Ammonia deposition has been associated with the undesirable changes in forest growth (Pitcairn, 1998).
The US EPA is studying the positive and negative impacts of Nr on a national and regional basis. The agency has contributed to the development of a National Ecosystems Services Atlas. This atlas, due out in 2011, is intended to identify the ecosystem systems, and drivers, impacted by reactive N (EPA, 20111).
What is agriculture’s role?
Agriculture is considered a major source contributor of excess Nr and therefore the industry will be looked to for solutions. When one considers the increasing cost of N inputs, contributing to the solution may actually be a win-win situation for the producer, agriculture and the environment.
Practices that may reduce Nr associated with agricultural production include
- Apply the N source close to the time of crop uptake.
- Avoid surface applied N fertilizers, especially on high pH soils and hot/dry conditions.
- Avoid nitrogen fertilizer applications in the fall for next season’s crops.
- Take all reasonable N credits from past cropping practices, reducing purchased N accordingly.
- Increase use of cover crops to maintain nutrients in the root zone during the non-cropping season.
- Reduce ammonia losses from manure storage.
- Explore new technologies that hold and retain N in the soil.
- Increase use of conservation measures to reduce topsoil losses and retain nutrients in the root zone.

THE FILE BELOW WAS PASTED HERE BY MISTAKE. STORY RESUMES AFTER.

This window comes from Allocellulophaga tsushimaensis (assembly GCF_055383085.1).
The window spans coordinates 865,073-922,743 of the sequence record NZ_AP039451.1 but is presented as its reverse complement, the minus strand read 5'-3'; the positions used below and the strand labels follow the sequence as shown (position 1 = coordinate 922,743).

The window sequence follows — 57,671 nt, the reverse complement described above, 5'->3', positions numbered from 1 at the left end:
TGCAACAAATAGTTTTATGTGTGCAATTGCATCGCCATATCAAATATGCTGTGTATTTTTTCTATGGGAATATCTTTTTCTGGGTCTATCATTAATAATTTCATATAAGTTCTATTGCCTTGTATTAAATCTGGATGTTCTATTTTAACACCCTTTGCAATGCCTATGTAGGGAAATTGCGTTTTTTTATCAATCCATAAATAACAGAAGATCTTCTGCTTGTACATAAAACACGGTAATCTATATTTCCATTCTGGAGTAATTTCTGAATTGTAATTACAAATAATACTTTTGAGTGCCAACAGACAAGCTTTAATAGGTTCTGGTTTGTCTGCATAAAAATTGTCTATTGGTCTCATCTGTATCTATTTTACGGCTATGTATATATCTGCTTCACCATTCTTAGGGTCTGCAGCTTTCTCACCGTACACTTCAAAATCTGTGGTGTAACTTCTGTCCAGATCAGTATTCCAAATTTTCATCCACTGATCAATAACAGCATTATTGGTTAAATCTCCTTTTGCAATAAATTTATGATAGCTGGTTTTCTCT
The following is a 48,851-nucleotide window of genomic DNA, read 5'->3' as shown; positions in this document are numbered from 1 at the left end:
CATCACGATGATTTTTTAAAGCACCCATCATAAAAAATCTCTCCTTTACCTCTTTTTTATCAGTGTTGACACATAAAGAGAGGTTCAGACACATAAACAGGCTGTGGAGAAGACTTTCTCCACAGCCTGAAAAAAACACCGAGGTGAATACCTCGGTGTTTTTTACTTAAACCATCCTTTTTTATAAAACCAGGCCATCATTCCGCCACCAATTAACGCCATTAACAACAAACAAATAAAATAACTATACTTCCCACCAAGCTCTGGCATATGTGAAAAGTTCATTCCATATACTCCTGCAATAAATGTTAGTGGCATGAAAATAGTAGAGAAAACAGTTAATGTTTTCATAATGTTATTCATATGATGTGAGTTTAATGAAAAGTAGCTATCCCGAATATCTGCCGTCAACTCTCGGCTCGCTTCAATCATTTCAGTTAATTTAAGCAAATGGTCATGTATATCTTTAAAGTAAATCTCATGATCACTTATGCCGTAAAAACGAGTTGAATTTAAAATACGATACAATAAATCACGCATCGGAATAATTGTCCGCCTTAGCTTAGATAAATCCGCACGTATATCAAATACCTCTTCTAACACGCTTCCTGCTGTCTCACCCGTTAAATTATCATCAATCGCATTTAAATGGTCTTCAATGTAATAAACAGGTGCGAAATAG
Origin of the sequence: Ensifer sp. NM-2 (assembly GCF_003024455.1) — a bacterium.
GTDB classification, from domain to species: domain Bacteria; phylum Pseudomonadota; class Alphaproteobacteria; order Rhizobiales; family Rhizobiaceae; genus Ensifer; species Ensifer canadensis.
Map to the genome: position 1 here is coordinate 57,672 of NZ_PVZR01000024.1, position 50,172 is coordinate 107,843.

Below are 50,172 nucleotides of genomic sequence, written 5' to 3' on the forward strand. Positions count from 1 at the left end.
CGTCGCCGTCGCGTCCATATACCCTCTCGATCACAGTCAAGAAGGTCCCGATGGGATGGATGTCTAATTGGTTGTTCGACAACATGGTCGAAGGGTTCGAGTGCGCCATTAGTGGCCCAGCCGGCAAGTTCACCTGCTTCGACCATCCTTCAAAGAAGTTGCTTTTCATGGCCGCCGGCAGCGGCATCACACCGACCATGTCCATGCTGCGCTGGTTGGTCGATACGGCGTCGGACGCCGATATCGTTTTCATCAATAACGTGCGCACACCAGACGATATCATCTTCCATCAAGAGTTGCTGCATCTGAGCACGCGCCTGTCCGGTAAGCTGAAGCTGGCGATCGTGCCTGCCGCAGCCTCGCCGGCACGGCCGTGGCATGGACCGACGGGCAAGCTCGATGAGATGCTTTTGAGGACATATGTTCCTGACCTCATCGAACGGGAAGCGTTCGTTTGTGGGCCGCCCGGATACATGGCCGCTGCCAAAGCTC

- Formulate monogastric diets based on amino acid levels rather than total protein content and couple with increased use of synthetic amino acids.
Nr in the environment is an emerging issue. Because of agriculture’s dependence on nitrogen for continued yield improvements, it is an issue the industry will want to monitor as the impact of Nr in our environment is explored.
In 2006 the U.S. EPA convened the Science Advisory Board Reactive Nitrogen Committee. The most recent draft report (164 pages) from that committee containing the committee recommendations was posted in January 2011. View this report.
EPA, 1998, Environmental Protection Agency National Water Quality Inventory: 1998 Report to Congress, Available: http://water.epa.gov/lawsregs/guidance/cwa/305b/98report_index.cfm
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EPA, 2010, Greenhouse gas emissions, Available: http://epa.gov/climatechange/emissions/index.html#ggo
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Vitousek, P.M., J.D. Aber, R.W. Howarth, G.E. Likens, P.A. Matson, D.W. Schindler, W.H. Schlesinger and D.G. Tilman, 1997, Human Alteration of the Global Nitrogen Cycle: Sources and Consequences, Ecological Applications, v7(3) pp. 737-750